But this is clearly AOC’s show. It features made-for-TV domestic scenes of her and her partner canoodling at home as well as footage from home movies of AOC’s childhood, complete with clichéd swelling violin music.

The bulk of the documentary is devoted to AOC, and not only because she’s the only one of the four who ended up winning her race (the others were soundly defeated). She’s the perfect creature for this therapeutic approach. Whether she’s discussing the issues at stake or her rival Crowley, she speaks in Manichean sound bites leavened with just the right amount of hipster sensibilities: “What political machines do is, they suppress democracy,” she says. When Crowley suggests a debate, AOC says portentously, “This is either a misstep or they have this really well planned.” When her campaign manager suggests putting “Abolish ICE” on all of AOC’s campaign flyers, AOC responds, “I mean, it’s kind of cool. I wouldn’t mind having posters that say ‘Abolish ICE’. . . That’s gangster!”

And she’s happy to perform her feelings for the filmmakers. In one scene, AOC recites a series of Stuart Smalley-like affirmations before a debate with Crowley: “I am prepared enough to do this. I am mature enough to do this . . . I am brave enough to do this,” she says, as her partner smiles encouragingly. Later, in the most meta moment of the film, AOC is filmed by the Netflix crew while filming herself posting a story about her day to her wildly popular Instagram account.

Of course, all these emotional moments would have taken on a different hue if AOC hadn’t won. Because she did, the film seems to have proven its point: as one of the other candidates remarked at a NetRoots conference in Atlanta before the election, “We’re not rich white dudes in suits!” And if you already think AOC walks on water, this documentary will only further that sensibility.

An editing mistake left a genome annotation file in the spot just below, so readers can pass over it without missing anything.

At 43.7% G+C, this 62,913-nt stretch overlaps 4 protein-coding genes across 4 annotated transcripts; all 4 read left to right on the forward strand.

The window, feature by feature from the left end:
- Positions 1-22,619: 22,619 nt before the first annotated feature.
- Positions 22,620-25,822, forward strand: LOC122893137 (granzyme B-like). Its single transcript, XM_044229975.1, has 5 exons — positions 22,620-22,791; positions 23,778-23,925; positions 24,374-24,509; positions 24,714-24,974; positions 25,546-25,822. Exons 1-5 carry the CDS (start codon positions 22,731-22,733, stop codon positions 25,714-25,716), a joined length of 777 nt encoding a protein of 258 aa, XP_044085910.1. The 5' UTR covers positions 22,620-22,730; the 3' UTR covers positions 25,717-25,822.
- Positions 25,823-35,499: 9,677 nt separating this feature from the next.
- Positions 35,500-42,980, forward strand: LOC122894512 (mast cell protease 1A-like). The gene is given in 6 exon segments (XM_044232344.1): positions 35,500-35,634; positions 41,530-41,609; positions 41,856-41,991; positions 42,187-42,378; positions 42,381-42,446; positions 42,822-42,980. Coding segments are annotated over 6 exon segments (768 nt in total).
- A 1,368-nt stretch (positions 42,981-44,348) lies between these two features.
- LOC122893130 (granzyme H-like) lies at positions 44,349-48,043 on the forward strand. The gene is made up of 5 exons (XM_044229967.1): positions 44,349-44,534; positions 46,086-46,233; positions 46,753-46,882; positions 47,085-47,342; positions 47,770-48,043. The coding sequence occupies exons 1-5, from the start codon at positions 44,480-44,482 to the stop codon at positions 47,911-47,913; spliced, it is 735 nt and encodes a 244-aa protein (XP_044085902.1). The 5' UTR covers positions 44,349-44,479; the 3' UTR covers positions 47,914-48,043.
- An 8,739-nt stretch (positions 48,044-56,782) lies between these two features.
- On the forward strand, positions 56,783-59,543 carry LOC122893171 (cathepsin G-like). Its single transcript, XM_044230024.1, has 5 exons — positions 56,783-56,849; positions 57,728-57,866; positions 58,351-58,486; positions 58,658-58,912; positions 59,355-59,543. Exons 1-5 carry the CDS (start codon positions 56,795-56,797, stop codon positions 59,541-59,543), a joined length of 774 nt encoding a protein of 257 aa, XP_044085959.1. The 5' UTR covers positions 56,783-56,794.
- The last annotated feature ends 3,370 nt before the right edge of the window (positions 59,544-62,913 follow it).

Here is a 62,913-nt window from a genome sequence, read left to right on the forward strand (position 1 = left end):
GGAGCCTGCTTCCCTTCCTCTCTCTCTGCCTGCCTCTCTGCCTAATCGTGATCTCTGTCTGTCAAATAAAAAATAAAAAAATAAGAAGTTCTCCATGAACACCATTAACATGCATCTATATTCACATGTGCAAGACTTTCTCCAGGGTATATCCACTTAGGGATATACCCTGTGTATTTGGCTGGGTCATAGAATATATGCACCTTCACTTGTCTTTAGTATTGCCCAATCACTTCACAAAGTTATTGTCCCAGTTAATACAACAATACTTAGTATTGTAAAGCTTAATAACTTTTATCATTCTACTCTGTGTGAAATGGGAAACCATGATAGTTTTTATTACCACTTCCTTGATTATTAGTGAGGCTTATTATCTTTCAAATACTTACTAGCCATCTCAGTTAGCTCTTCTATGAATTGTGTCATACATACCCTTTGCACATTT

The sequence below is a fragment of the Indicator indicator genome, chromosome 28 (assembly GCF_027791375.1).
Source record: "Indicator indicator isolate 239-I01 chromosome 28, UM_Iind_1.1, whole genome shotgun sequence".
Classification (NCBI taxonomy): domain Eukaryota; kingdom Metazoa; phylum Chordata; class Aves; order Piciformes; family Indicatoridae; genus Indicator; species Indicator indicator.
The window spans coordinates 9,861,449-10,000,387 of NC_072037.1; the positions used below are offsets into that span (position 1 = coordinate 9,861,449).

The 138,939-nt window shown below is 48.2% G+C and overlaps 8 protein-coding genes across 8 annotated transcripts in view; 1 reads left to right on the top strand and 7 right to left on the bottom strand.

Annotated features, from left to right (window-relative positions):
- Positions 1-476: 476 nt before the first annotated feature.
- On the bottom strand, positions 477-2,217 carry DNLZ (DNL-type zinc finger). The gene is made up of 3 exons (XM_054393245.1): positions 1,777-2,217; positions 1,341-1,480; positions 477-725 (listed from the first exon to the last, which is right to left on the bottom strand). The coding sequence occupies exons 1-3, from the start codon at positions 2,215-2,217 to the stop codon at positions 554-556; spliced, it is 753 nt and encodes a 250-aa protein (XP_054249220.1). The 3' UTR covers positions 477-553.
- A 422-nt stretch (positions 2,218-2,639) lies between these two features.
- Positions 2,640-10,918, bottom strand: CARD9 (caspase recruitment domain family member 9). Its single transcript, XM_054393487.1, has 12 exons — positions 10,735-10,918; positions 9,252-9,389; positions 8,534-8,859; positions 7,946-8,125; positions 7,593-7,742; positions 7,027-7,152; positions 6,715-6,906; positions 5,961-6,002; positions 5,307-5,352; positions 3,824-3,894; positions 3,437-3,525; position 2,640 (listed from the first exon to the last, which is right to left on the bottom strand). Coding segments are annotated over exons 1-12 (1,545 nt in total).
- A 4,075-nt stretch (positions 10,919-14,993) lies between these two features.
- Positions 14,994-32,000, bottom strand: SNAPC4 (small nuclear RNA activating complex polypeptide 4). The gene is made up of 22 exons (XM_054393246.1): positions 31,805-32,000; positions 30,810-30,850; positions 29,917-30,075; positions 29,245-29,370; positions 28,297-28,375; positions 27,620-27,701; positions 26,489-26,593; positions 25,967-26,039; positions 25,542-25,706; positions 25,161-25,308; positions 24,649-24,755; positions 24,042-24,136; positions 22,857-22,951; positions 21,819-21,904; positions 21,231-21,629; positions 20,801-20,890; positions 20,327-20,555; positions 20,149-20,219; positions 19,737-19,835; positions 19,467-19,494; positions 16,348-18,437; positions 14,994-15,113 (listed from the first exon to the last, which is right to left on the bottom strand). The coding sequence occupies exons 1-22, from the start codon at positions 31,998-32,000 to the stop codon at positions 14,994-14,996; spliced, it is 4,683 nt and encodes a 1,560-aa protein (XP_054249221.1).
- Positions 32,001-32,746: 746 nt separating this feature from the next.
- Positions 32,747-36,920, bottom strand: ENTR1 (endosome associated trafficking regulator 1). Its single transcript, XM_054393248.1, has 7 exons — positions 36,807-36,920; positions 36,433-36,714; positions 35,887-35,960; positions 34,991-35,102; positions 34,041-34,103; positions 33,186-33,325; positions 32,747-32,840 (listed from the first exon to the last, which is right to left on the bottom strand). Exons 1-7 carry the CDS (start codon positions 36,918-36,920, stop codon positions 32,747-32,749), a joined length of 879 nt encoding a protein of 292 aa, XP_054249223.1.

While the Justice Democrats want the world to see these candidates as ordinary people doing extraordinary things, there’s another way to view them. Throughout the documentary, the women profiled marvel that they never thought of themselves as activists; indeed, their transformation from regular people to activist superwomen is the core of the film’s emotional appeal. But activists don’t necessarily make the best elected representatives. Activism requires commitment and principle, yes, but politics demands horse-trading and compromise.

And you can only run as an outsider once. Despite the outsize attention AOC has garnered, her tenure as a legislator so far has been mixed. She’s been criticized for embracing the elite trappings of power—flying and Uber-ing around (in stark contrast to scenes of her taking the subway in “Knock Down the House”) and moving into a luxury apartment in D.C. The rollout of her Green New Deal was a disaster, and her penchant for issuing criticisms and policy statements via Twitter has not served her well. Nor has her eagerness to attack her own party’s leaders.

Yet the manufactured outsider approach to politics might be the future of the Democratic Party, whose generational battles have only begun (exhibit A: the AOC comic book’s (yes, there is one) portrayal of Nancy Pelosi.) As for the next battle the Justice Democrats and their ilk plan to fight, one need only look at their latest target: Joe Biden. Perhaps the sequel documentary can be called “Knock Down the Party (and Re-Elect Trump).”